The impending release of hundreds of Palestinian prisoners has cast a spotlight on a Swiss-funded project in the West Bank city of Ramallah.This content was published on February 7, 2005 - 18:16
The Abu Djihad training centre, which was visited last week by the Swiss foreign minister, helps to integrate former inmates back into civilian life.
On Thursday the Israeli cabinet agreed to release around 900 prisoners as a gesture of goodwill ahead of Tuesday's Middle East peace summit in Egypt.
The announcement coincided with the arrival in the region of Swiss Foreign Minister Micheline Calmy-Rey, who has been holding talks with senior officials in both the occupied territories and Israel.
The Swiss foreign minister toured a number of Swiss-funded projects, including Abu Djihad, during her time in the West Bank.
Built in Ramallah in 1998, it is the nerve centre of a programme conceived ten years ago to rehabilitate prisoners.
Co-financed by Switzerland to the tune of SFr1.5 million ($1.23 million) a year, the college has helped around 6,000 people since its inception.
It offers training in a number of areas, including electronics, car mechanics and computer graphic design.
“By visiting our Palestinian partners, whether in Ramallah, Bethlehem or Gaza, the Swiss foreign minister – who is also in charge of development aid – has sent a signal of hope and solidarity,” said Mario Carera, head of the Swiss Agency for Development and Cooperation’s (SDC) bureau for the West Bank and Gaza Strip.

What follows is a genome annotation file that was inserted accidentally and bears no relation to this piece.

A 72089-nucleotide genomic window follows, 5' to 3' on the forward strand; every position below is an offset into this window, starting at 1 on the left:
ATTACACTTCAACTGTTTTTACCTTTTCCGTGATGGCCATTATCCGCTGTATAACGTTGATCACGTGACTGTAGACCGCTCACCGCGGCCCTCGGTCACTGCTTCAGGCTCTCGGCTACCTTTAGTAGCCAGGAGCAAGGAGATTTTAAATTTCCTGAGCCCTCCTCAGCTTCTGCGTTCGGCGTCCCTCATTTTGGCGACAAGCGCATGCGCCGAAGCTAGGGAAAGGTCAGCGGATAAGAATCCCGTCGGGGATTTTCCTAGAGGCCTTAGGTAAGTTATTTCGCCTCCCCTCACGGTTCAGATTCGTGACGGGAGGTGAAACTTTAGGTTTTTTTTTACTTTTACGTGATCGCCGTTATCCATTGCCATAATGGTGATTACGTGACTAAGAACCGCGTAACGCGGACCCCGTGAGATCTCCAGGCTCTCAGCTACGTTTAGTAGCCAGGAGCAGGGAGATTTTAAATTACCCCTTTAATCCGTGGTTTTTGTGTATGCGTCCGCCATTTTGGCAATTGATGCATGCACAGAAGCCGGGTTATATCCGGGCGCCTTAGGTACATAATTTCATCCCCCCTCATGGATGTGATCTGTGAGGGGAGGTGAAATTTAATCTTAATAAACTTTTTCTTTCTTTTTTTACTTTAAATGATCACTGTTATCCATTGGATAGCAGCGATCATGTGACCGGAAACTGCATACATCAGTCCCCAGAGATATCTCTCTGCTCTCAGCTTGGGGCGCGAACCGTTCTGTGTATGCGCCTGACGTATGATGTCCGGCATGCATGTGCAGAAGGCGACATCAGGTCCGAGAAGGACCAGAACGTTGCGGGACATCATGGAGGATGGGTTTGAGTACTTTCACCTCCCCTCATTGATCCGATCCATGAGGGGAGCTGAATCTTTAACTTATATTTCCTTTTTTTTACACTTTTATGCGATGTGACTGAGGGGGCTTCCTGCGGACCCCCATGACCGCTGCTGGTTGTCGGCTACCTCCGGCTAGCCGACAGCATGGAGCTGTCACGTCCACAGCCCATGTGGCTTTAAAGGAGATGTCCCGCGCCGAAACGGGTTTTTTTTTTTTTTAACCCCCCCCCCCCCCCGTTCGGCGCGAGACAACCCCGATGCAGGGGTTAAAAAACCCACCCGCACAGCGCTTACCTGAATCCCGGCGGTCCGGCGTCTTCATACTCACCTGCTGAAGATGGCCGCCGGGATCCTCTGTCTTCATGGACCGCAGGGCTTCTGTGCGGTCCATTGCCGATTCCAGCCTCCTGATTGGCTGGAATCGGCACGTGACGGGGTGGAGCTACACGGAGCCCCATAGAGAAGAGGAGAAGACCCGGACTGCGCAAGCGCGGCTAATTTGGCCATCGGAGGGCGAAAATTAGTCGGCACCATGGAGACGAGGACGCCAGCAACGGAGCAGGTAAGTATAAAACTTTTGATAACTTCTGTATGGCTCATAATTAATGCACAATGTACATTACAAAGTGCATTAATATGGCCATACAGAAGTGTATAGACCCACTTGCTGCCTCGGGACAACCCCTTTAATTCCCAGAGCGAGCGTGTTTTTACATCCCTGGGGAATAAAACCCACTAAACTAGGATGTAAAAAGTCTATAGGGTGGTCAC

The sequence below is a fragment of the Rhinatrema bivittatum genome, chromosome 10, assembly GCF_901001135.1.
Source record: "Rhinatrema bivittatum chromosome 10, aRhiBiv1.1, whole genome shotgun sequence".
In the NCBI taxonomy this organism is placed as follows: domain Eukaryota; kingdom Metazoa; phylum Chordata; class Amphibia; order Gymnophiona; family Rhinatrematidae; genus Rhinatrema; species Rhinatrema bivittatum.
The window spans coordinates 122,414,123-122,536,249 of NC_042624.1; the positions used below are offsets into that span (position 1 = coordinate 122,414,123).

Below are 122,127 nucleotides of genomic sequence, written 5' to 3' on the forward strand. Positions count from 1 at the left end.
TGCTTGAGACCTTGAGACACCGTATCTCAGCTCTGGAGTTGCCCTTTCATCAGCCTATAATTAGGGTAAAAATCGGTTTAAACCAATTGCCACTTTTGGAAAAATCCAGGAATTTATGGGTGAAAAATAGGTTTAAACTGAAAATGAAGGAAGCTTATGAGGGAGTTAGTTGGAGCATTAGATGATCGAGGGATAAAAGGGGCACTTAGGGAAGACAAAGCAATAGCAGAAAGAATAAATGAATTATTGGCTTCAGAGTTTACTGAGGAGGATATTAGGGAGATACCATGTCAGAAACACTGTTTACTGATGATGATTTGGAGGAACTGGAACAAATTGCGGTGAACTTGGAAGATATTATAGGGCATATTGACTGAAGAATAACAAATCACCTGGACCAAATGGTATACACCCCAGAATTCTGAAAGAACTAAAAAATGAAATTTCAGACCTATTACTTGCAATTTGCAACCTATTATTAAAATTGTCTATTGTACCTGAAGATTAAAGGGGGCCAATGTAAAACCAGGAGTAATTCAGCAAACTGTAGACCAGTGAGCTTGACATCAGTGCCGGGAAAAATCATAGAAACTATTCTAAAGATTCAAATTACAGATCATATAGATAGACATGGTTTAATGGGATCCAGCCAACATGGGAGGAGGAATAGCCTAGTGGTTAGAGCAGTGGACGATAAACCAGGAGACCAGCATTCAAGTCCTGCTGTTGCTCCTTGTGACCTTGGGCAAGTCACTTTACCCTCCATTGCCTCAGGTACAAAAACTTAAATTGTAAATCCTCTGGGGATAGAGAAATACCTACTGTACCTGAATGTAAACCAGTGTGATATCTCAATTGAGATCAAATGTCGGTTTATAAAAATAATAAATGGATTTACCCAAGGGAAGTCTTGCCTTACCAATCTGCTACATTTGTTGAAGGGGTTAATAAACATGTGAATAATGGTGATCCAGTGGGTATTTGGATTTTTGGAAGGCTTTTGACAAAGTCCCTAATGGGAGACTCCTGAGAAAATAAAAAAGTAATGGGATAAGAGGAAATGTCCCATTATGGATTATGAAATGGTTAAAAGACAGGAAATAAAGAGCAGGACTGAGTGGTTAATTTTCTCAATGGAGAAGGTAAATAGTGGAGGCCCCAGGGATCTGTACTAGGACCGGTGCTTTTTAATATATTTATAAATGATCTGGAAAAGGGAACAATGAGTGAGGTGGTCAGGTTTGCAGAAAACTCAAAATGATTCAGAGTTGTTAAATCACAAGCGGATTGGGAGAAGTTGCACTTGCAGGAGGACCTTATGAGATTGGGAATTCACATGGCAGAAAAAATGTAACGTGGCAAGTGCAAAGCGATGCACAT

Much of the credit for the Abu Djihad project goes to Annick Tonti, who arrived in Jerusalem in 1994 as the head of the SDC’s bureau and the Swiss government’s representative to the newly elected Palestinian Authority.
Tonti had begun addressing the issue of rehabilitating prisoners the previous year, having been engaged by the Palestinian Liberation Organisation (PLO) to look at the problem.
“As a result of the Oslo peace process we already knew that prisoners would be freed. The PLO asked us to work with them on this programme,” recalled Tonti, who is now head of the SDC’s operations in the Middle East and North Africa.
Tonti says the PLO turned to Switzerland for two reasons.
Firstly, the country was closely identified with the Geneva-based International Committee of the Red Cross, which is the sole organisation to have access to Palestinian prisoners held in Israeli jails.
Secondly, the Palestinians knew that the Swiss had experience in the area of rehabilitating prisoners.
“Switzerland had already set up a similar scheme in Mozambique, integrating guerrillas and government troops back into civilian life,” said Tonti.
Hope for thousands
Around 2,000 former prisoners now use the Abu Djihad centre, according to Mario Carera.
But jobs remain hard to come by, with unemployment running at around 50 per cent in the Gaza Strip and 30 per cent in the West Bank.
For Annick Tonti, though, the project is not just about giving participants the tools to make a living.
She says it also provides an environment for young people to give their emotions a free rein and speak about their lives. She says most of them need some kind of psychological support.
According to the SDC, the rehabilitation programme also has a clear political goal: to offer young Palestinians an alternative path, away from radicalism.
swissinfo, Jugurtha Aït-Ahmed in Ramallah
Switzerland’s annual aid budget for the occupied territories is SFr25 million.
SFr15 million of this sum goes to ICRC-run projects, the World Food Programme and the UN refugee agency.
SFr10 million funds programmes run by Palestinian non-governmental organisations.
Switzerland agreed in the wake of the Oslo peace process to help the reconstruction of the occupied territories.
The Swiss government launched an aid programme in June 1994.
The SDC’s coordination office in East Jerusalem employs eight people, including five Palestinians.
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